Politics in Deeply Divided Societies
May 2012, Polity
This book provides an authoritative and systematic analysis of the politics of so- called ‘deeply divided societies' in the post Cold War era. From Bosnia to South Africa, Northern Ireland to Iraq, it explains why such places are so prone to political violence, and demonstrates why - even in times of peace - the fear of violence continues to shape attitudes, entrenching divisions in societies that already lack consensus on their political institutions.
Combining intellectual rigour and accessibility, it examines the challenge of establishing order and justice in such unstable environments, and critically assesses a range of political options available, from partition to power-sharing and various initiatives to promote integration. The Politics of Deeply Divided Societies is an ideal resource for students of comparative politics and related disciplines, as well as anyone with an interest in the dynamics of ethnic conflict and nationalism.
List of Tables viii
1 Introduction 1
2 The Characteristics of Deeply Divided Societies 13
3 Violence, Order and Justice 33
4 The Challenge of Policing 55
5 Limits to Integration 77
6 Partition and Population Transfer 95
7 Power-Sharing and Political Accommodation 113
8 External Mediation 133
9 Conclusion 154
- Drawing on a wide range of examples from across the world, this is an engaging and authoritative introduction to the politics of ‘deeply divided societies'
- Adrian Guelke expertly explains why particular types of social structure are prone to violence, and why conflict can remain a risk even after formal peace settlements
- The book assesses the full range of political options for stabilizing these volatile regions, drawing on a rich set of contemporary examples.
- This book will be ideal for students of peace and conflict studies as well as related disciplines.
"A very good introductory text for anyone interested in the sources of divisions in pluralistic societies, as well as the successes and failures of the management of intercommunal differences - highly recommended."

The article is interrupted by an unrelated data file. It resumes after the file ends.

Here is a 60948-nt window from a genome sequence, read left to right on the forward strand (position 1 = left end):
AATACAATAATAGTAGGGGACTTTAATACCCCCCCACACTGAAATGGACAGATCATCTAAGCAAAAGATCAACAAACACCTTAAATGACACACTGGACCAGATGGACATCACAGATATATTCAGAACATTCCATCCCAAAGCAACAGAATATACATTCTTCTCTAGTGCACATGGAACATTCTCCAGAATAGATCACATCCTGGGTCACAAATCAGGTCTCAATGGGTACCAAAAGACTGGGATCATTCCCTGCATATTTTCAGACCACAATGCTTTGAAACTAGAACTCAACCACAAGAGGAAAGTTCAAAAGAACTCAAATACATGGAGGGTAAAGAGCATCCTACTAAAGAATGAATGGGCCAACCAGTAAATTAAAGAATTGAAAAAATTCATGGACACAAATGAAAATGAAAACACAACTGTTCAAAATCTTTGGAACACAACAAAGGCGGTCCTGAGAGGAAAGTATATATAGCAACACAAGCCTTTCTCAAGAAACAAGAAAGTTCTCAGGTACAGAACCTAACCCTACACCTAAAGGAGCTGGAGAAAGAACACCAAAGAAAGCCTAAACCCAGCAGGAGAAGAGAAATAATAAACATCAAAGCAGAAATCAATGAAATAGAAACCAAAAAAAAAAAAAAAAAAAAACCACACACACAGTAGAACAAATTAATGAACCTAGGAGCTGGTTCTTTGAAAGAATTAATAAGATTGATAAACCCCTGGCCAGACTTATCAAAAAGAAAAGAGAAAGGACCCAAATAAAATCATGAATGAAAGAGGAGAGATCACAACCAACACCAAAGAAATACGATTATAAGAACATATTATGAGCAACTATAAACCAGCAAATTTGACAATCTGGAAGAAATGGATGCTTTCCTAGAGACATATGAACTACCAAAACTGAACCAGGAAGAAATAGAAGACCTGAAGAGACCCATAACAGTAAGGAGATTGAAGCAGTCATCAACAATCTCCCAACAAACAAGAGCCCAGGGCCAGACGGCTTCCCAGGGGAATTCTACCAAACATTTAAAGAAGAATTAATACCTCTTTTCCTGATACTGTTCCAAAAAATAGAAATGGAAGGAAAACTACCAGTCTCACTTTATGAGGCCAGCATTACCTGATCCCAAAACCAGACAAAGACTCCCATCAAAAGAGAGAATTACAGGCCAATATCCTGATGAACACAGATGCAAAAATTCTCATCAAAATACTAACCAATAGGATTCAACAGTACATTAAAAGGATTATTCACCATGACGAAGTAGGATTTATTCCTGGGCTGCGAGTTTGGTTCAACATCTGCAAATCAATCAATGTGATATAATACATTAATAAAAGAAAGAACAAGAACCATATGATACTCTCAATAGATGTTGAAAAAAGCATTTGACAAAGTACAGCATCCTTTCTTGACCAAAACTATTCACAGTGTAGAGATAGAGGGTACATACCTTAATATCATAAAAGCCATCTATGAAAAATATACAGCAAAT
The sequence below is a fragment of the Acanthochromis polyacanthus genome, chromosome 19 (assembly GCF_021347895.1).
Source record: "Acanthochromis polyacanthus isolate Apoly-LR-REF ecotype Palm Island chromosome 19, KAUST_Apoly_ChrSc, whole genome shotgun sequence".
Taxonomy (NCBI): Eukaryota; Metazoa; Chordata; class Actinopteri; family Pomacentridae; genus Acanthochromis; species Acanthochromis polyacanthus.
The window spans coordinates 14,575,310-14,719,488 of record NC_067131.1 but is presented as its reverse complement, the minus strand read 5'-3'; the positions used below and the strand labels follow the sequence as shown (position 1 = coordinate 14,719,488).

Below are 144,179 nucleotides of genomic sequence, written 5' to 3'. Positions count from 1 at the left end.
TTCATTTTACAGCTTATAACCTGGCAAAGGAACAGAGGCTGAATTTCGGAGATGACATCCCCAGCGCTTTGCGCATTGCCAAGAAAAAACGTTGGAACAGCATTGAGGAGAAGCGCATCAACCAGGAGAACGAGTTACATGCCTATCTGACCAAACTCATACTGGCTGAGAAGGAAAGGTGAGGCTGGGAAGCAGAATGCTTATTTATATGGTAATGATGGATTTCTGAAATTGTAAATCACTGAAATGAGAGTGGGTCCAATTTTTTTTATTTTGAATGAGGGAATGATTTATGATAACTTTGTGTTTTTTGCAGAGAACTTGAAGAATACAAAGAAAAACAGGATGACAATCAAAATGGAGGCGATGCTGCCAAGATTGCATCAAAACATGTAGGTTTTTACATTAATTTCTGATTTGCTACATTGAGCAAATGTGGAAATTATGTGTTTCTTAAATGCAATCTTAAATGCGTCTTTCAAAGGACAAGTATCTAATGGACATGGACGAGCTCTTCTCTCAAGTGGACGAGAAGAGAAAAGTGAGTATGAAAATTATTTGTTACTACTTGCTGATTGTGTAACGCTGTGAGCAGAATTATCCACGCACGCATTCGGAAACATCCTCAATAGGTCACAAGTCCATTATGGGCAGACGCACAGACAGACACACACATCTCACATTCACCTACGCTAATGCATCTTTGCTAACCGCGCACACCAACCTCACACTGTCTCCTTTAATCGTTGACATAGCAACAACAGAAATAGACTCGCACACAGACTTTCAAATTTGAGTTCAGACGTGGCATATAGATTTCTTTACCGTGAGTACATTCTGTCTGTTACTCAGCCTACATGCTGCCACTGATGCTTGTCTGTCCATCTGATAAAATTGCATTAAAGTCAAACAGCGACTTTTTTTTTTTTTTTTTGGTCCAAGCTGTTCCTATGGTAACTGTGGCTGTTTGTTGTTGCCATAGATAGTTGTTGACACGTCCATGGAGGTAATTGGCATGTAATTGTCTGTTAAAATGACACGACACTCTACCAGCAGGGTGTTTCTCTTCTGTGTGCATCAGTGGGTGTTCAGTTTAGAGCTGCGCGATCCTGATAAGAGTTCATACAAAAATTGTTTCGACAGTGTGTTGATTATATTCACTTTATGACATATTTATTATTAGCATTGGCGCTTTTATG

"An authoritative guide. It will likely remain a touchstone text for those working in conflict management or peace studies for many years to come."
Central European Journal of International and Security Studies
"A native of Northern Ireland, Guelke's close encounters with his home country's violent political past shines throughout this volume. He provides a rich study of Northern Ireland, as wells as wide range of contemporary examples including post-apartheid era South Africa, the break-up of Yugoslavia, communal violence in India, the 2011 referendum creating South Sudan, among others."
LSE Review of Books
"A comprehensive analysis of the poitics of moderately and deeply divided societies."
Economic & Political Weekly
"A distinguished expert in deeply divided societies, Guelke skilfully unpacks the challenges facing societies divided by ethnicity, religion, and race and tackles the critical dilemmas encountered by those seeking to design durable conflict-mitigating institutions. The Politics in Deeply Divided Societies will stimulate current scholarship and nurture the next generation of students."
Neophytos G. Loizides, University of Kent
"This volume offers a highly readable and sophisticated analysis of deeply divided societies - countries that are at the root of both domestic strife and international conflict. Guelke's treatment is a concise but impressive tour de force of an essential area of ethnic politics. This is a must-read for anyone interested in the management of inter-ethnic conflict and in the promotion of sustainable democracy in some of the world's least stable polities."
Ilan Peleg, Middle East Institute, Washington, DC
"Politics in Deeply Divided Societies provides a comprehensive, lucid and deeply insightful analysis of societies struggling with ethnic, religious, class and other divisions that often produce violence and failed political systems. Drawing on a wide range of important cases, this excellent book also assesses lucidly the varying consequences of these struggles, for instance partition, and offers a balanced presentation of techniques for overcoming them."
David E. Schmitt, Northeastern University